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Is Sochi the "Sarajevo Moment"?

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Have you read any good news about the Sochi Winter Olympics? I haven't. Everything about Sochi is negative. Here's a (very small) sampling:

The security is oppressive, Olympic Village wiring isn't finished, Sochi is a Black Sea beach resort and not a ski resort, Sochi residents feel neglected, gay athletes feel offended, spending on the Games is the most expensive in history, spending on the Games was hidden from the public, there isn't enough snow, there aren't enough hotel rooms, the IOC is concerned, the IOC is urging action, Sochi city hall is killing off stray dogs, the Olympic torch is sputtering, the slopes are not world skiing standard, the government is cracking down on green activists, the government is releasing prisoners as a whitewash before the Games.

As the Olympic Games in Sochi begin, President Vladimir Putin is watching his dream eight years ago -- to win the Games for his favorite resort town -- go up in smoke. Like any national leader, he wanted to do an elegant makeover of his image. He wanted to be the benign statesman rather than the scowling authoritarian. He wanted to play the magnanimous host. He wanted to be Big Man on the (World) Campus, and that fat chunk of dough he spent on the Games is the measure of how much he wanted all this.

And what is he getting for his oil money? None of the above. For the western media have no intention of giving him a break. It's hard to believe that a smart man like President Putin was so blind as to see how the media would tear him apart for every big and little mistake.

I typed "Sochi proud" into Google and found only stories about people proud to represent their countries in the Olympics. Fair enough. So I put "Sochi residents proud." Only one story was favourable: from the Moscow Times. The rest were stories about how Putin was far prouder of the games than were any of the locals, many of whom had been forcibly relocated, and environmental problems in Sochi, and nearby villages up in arms, and etc., etc., etc..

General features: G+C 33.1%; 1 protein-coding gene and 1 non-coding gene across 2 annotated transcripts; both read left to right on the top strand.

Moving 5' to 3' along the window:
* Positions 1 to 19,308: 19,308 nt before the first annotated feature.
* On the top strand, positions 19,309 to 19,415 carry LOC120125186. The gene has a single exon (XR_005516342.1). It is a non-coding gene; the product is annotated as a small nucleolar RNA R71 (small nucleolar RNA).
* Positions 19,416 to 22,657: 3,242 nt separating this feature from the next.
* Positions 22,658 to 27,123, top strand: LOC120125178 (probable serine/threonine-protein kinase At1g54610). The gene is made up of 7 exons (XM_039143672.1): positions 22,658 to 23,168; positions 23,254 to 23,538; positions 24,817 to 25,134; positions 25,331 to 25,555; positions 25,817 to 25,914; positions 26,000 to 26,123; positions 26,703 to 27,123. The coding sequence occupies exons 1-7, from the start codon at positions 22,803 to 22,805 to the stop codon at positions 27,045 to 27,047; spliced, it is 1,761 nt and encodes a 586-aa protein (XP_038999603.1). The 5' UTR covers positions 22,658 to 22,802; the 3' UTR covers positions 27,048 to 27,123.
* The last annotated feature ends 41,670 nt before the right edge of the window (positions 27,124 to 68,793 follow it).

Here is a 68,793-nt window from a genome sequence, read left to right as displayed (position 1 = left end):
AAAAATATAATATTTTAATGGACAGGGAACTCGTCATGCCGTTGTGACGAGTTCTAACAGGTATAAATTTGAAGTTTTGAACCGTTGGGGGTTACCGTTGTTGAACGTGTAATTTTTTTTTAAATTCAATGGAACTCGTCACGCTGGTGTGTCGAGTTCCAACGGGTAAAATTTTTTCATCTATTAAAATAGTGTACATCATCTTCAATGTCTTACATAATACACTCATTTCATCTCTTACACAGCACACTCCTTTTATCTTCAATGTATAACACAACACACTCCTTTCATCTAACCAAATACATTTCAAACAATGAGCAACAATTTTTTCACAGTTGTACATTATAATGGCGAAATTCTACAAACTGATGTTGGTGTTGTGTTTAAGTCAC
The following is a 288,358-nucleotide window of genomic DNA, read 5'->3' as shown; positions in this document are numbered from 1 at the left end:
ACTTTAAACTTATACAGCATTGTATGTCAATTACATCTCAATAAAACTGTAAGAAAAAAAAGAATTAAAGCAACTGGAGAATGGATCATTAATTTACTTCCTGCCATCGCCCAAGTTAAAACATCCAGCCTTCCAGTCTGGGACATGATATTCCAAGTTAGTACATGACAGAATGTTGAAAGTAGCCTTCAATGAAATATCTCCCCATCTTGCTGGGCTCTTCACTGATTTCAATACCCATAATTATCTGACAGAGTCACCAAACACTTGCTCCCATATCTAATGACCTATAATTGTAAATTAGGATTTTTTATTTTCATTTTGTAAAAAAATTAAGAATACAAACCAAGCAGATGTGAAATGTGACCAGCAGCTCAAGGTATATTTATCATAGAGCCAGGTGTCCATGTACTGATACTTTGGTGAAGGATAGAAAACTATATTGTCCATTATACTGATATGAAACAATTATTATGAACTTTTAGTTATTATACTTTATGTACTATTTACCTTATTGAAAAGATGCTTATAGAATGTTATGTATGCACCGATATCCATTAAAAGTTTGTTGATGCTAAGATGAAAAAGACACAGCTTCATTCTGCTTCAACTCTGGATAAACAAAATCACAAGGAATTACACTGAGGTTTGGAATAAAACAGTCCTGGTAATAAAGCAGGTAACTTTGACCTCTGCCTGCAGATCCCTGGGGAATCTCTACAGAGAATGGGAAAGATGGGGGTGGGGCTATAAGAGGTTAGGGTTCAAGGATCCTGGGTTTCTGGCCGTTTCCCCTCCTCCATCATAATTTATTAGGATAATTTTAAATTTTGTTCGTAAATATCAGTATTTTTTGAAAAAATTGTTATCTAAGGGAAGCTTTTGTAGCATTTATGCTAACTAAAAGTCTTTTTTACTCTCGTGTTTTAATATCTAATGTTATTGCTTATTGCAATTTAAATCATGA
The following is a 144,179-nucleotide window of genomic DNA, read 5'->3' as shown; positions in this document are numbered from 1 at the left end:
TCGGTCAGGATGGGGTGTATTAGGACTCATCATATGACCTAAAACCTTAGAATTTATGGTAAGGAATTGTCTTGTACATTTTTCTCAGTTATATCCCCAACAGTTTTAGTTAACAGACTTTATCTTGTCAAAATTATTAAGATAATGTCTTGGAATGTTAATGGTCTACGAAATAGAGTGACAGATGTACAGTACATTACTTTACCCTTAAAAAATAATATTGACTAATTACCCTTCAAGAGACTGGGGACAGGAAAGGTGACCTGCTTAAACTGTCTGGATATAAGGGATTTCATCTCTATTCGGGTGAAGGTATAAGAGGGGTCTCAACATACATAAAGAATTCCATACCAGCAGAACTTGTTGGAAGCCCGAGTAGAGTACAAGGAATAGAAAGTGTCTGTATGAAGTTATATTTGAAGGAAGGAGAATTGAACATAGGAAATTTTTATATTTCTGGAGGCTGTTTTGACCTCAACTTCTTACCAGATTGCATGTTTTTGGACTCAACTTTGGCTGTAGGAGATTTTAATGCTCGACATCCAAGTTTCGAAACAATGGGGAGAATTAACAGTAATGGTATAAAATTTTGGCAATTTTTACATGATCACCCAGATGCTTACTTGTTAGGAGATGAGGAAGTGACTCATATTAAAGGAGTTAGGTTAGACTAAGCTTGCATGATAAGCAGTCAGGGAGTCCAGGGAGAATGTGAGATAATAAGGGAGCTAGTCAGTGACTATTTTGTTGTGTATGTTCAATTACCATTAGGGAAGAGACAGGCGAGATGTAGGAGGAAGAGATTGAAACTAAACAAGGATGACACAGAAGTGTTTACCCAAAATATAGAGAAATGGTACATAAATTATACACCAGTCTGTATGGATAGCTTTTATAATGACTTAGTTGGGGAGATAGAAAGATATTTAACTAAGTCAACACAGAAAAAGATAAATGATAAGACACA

And of course, as the Games begin and world attention is really focused, the reports will only get worse. For every report of triumph on the slopes there will be another of how Russians in a nearby village can't get any bread because it's all going to the athletes, or how local residents make two cents an hour harvesting wheat by hand, or how there's no sugar in the Olympic cafeteria, or how the hotel beds don't have sheets. Some skating star will soon tweet that she lost the gold medal due to a stuffy nose because her room was too cold, and American snowboarders will be sneering about how slow the Internet is and how they can't log on to their favorite video games without having to wait thirty whole seconds. Trust those sleek-haired souls at Fox News to make thirty seconds sound like thirty hours.

Then throw in a terrorist attack -- even a popgun, even one that didn't go off, or just a decent firecracker sponsored by those thoughtful people in Langley, Virginia. And we'll all be reminded once again of the hard lives of oppressed minorities under President Putin. By the time the Para-Olympic folks go home, the rest of the world will no doubt have consigned Russia to that rank of nations that includes Niger and Bhutan.

So it wouldn't surprise me if a bitter President Putin decided to do something about it. After all, he's already taken a few slaps in the face, like American missile "defenses" on his country's border (protecting Europe from Iran!) and Ukrainians raising holy hell about their government siding with Russia rather than the European Union. He will see dashed his hopes of making the Games a kind of coming-out party for the modern, prosperous Russia, one of the BRIC countries that even clothing lines like Mango and Zara have to respect. He will see his country made a laughing-stock, whether it deserves it or not, because the western media, especially in the United States, is going to make sure that Russia and President Putin get the full salvo of coconut pie blown in their faces.

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"A Legacy of Chains and Other Stories" is Philip Kraske's lastest book. It can be found at his website:

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